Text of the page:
Lego City Undercover review, Nintendo Wii U

Lego City Undercover review, Nintendo Wii UThough it isn’t completely faultless, Lego City Undercover on the Nintendo Wii U is amazing. The lack of online and multi-player gameplay options and a limited adrenaline rush keep it just shy of perfection, but it looks stunning, has super slick gameplay and wraps it all around a highly amusing tongue-in-cheek storyline.


Unlike all of the previous Lego games, City Undercover isn’t based on an existing film or superhero comic book. It has it’s own plot that centres around the return of fallen-from-grace cop, Chase McCain, who is asked to return to Lego City to hunt down criminal deviant, Rex Fury, who has escaped from the woefully insecure Lego City Prison. As Chase locked him up in the first place, Mayor Gleeson believes he’s the right man to get the job done again, much to the general annoyance of doughnut loving, Chase hater, Chief Marion Dunby.


However, things are even less straightforward with the addition of love interest, Natalia Kowalski. Chase landed her in witness protection when she testified against Rex Fury to put him behind bars originally, having revealed her identity inadvertently. Firmly believing that Chase ruined her life, she wants nothing to do with him, but as her scientist father, Dr Henrik Kowalski, gets embroiled in the plot it becomes pretty difficult to avoid the love sick policeman.

As well as a genius story of movie-like proportions, the plot develops with hilarious parodies, jokes, twists and turns. Shawshank Redemption, The Matrix and Grand Theft Auto Vice City all play their part in City Undercover’s own style of storyline, which uses self deprecation as much as sarcasm, slapstick comedy and tongue-in-cheek humour to build up the laughs. It’s easily one of the funniest game releases of the year.


Lego City Undercover police helicopterContrary to what you’d imagine, Lego City Undercover isn’t the blocky looking game it could have been. With an entire city and it’s surroundings all beautifully created in High Def detail, it’s the kind of game that will make you stop playing the actual missions to free roam and take in the sights. Stunning cityscapes, awe inspiring backdrops and jaw dropping scenery are all accessible to run around in, with crisp movement, uninterrupted refresh and great panning.

If you can find it, clambering up the leaning tower of Piza near the ice cream parlour is well worth the effort for the view alone. If you want a rush though, jumping off the top will make you feel like you’ve done it for real. Luckily, Chase just rolls it off. Legend!

There’s also the same graphically cute cut scenes to look forward to as with previous Lego games as well as some cool Matrix style slow motion fight moves. Though the vehicles are about as Lego-like as you can get, they are well animated, especially with the motion blur you get when you crank on the boost button.



Despite the lack of online or multi-player gaming options, the game plays very well as a single player crime adventure. The free roam aspect is class, especially blasting around the massive city in a car you’ve just requisitioned or just looking around admiring the scenery. The fight moves are a lot of fun and the free jumping play is very smart, ranging from clambering up buildings, to tightrope walking and massive ledge jumping from one building to the other.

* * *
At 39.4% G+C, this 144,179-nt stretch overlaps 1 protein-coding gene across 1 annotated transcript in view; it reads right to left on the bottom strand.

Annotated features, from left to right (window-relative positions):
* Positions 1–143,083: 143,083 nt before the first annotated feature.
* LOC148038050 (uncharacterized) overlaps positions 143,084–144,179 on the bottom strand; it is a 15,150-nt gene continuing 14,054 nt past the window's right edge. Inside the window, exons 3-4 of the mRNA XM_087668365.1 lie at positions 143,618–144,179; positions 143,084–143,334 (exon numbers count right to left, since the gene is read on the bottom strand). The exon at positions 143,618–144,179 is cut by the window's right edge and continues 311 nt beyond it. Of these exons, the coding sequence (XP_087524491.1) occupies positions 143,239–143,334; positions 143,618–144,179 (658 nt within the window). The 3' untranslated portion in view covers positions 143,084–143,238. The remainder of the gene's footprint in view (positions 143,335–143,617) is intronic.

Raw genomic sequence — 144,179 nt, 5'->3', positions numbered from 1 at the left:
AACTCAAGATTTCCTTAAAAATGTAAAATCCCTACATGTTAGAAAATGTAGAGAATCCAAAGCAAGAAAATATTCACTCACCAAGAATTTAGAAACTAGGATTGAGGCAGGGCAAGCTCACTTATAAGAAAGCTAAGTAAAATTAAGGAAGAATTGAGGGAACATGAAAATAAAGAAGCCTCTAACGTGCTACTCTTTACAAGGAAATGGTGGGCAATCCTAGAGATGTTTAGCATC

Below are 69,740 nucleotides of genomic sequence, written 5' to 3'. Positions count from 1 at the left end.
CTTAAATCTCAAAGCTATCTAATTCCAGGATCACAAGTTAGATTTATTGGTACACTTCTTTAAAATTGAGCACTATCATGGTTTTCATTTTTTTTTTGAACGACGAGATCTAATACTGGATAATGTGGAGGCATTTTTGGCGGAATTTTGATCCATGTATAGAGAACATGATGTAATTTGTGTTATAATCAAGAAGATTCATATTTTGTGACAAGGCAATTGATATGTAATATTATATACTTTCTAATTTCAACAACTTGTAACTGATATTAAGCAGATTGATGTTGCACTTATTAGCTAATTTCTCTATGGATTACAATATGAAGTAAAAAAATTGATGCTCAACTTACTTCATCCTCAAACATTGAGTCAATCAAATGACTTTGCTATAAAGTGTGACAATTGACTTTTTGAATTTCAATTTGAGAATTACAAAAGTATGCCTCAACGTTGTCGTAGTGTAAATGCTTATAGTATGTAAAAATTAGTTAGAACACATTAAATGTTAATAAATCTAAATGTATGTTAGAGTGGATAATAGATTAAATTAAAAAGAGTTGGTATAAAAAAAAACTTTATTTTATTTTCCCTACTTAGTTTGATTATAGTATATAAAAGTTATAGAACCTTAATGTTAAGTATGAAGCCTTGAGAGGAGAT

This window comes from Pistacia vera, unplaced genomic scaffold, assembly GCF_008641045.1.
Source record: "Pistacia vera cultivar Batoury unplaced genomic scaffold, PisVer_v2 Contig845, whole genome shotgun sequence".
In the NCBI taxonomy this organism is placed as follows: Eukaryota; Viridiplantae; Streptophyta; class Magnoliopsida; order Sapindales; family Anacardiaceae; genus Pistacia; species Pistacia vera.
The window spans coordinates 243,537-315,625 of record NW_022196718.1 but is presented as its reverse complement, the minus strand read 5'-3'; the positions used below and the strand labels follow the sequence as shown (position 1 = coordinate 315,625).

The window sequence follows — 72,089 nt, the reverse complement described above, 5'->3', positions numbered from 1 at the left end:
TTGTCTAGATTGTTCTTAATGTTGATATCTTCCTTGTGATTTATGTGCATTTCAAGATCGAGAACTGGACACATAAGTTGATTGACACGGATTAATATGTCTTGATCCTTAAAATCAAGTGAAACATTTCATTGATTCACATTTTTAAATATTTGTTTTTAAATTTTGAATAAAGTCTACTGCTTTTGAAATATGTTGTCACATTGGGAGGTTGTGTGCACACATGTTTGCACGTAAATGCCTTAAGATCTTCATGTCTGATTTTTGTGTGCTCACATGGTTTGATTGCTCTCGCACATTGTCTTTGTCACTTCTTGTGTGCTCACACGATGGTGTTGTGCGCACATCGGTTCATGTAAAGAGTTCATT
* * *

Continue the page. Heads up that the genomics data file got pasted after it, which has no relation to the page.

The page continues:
The puzzle action is pretty impressive too, bringing in the gamepad brilliantly to zoom in on detected villains, use the surveillance hearing device and get comms from your buddies from both the right and wrong side of the law. There’s plenty to work out and discover to complete a mission, which gives a lot of depth to the game. Whether it’s getting the right disguise to get past a section, or moving, breaking and building objects in just the right places, it’ll keep your grey matter on its toes every step of the way.

Driving the vehicles is pretty easy, but there’s a little room for more subtle turning to have been included in the controls, and it would have been nice to be able to use the Wii U game pad as a steering wheel instead of relying on the left analogue stick to take a corner.

The unnerving, adrenaline rush feeling that you might not make it through isn’t as prominent on Lego City Undercover as it could be either. A little more difficulty would have been a welcome addition that would have tipped the game over the edge into absolute classic status.

Music & Sounds

The music and sounds are just as cute as with previous Lego instalments  However, there’s a bit more charm in City Undercover as the audio follows the humour of the game. Music becomes a part of the parody and sounds add a lot to the slapstick.

By far the coolest part of the game’s audio has got to be that dialogue is actually spoken, instead of written text on the screen. This is a big step forward for Nintendo, as it’s often passed this over in favour of having to read conversations. The additional power of the Wii U has opened up a whole new world of possibilities for games developers and on Lego City Undercover the graphics and sound processing really do feel like they’re next gen.

Overall review

Lego City Undercover is a shining beacon of gaming fun for the new Nintendo console. For Wii U owners it’s a must own game and for everyone else it’s another compelling reason to get in on the action. Though it lacks a little on the excitement scales, multi-player options and online gaming, it more than makes up for this with a witty storyline, stunning graphics, sharp gameplay and great audio.

Lego City Undercover review: 4/5